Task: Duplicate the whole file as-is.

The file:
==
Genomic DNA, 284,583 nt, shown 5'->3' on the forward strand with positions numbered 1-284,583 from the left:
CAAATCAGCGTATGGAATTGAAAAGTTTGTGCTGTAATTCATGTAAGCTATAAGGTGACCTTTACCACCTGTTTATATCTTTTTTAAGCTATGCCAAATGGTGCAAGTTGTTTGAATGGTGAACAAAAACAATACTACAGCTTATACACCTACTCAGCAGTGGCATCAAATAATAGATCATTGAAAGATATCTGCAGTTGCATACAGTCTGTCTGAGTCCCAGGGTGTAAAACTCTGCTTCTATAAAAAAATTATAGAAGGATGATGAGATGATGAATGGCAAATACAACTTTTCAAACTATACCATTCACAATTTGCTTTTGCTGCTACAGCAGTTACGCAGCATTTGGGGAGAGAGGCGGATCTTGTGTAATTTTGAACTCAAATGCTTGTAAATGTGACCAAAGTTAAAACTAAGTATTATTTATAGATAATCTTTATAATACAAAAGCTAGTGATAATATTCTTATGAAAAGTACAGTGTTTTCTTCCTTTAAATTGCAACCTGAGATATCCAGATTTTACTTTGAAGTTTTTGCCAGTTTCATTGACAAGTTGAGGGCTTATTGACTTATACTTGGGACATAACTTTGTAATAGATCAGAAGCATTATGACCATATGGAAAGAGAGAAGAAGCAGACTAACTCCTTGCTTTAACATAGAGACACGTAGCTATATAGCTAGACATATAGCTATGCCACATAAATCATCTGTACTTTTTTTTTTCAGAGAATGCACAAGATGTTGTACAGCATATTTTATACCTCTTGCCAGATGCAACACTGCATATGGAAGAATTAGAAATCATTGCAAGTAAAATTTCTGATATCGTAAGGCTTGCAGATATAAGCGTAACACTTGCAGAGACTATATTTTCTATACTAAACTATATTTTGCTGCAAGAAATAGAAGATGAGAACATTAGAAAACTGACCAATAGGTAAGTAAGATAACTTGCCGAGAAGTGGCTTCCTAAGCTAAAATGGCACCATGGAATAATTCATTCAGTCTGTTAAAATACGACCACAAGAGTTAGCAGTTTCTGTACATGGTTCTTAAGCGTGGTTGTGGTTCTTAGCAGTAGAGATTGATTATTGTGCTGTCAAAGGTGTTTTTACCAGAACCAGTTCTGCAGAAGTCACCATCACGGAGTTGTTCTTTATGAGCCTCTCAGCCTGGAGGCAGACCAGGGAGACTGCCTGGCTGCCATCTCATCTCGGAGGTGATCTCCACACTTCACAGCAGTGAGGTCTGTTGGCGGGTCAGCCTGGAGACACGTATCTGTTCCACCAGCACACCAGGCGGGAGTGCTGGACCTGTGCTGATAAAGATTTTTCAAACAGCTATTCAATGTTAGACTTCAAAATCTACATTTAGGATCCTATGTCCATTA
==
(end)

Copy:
Genomic DNA, 284,583 nt, shown 5'->3' on the forward strand with positions numbered 1-284,583 from the left:
CAAATCAGCGTATGGAATTGAAAAGTTTGTGCTGTAATTCATGTAAGCTATAAGGTGACCTTTACCACCTGTTTATATCTTTTTTAAGCTATGCCAAATGGTGCAAGTTGTTTGAATGGTGAACAAAAACAATACTACAGCTTATACACCTACTCAGCAGTGGCATCAAATAATAGATCATTGAAAGATATCTGCAGTTGCATACAGTCTGTCTGAGTCCCAGGGTGTAAAACTCTGCTTCTATAAAAAAATTATAGAAGGATGATGAGATGATGAATGGCAAATACAACTTTTCAAACTATACCATTCACAATTTGCTTTTGCTGCTACAGCAGTTACGCAGCATTTGGGGAGAGAGGCGGATCTTGTGTAATTTTGAACTCAAATGCTTGTAAATGTGACCAAAGTTAAAACTAAGTATTATTTATAGATAATCTTTATAATACAAAAGCTAGTGATAATATTCTTATGAAAAGTACAGTGTTTTCTTCCTTTAAATTGCAACCTGAGATATCCAGATTTTACTTTGAAGTTTTTGCCAGTTTCATTGACAAGTTGAGGGCTTATTGACTTATACTTGGGACATAACTTTGTAATAGATCAGAAGCATTATGACCATATGGAAAGAGAGAAGAAGCAGACTAACTCCTTGCTTTAACATAGAGACACGTAGCTATATAGCTAGACATATAGCTATGCCACATAAATCATCTGTACTTTTTTTTTTCAGAGAATGCACAAGATGTTGTACAGCATATTTTATACCTCTTGCCAGATGCAACACTGCATATGGAAGAATTAGAAATCATTGCAAGTAAAATTTCTGATATCGTAAGGCTTGCAGATATAAGCGTAACACTTGCAGAGACTATATTTTCTATACTAAACTATATTTTGCTGCAAGAAATAGAAGATGAGAACATTAGAAAACTGACCAATAGGTAAGTAAGATAACTTGCCGAGAAGTGGCTTCCTAAGCTAAAATGGCACCATGGAATAATTCATTCAGTCTGTTAAAATACGACCACAAGAGTTAGCAGTTTCTGTACATGGTTCTTAAGCGTGGTTGTGGTTCTTAGCAGTAGAGATTGATTATTGTGCTGTCAAAGGTGTTTTTACCAGAACCAGTTCTGCAGAAGTCACCATCACGGAGTTGTTCTTTATGAGCCTCTCAGCCTGGAGGCAGACCAGGGAGACTGCCTGGCTGCCATCTCATCTCGGAGGTGATCTCCACACTTCACAGCAGTGAGGTCTGTTGGCGGGTCAGCCTGGAGACACGTATCTGTTCCACCAGCACACCAGGCGGGAGTGCTGGACCTGTGCTGATAAAGATTTTTCAAACAGCTATTCAATGTTAGACTTCAAAATCTACATTTAGGATCCTATGTCCATTA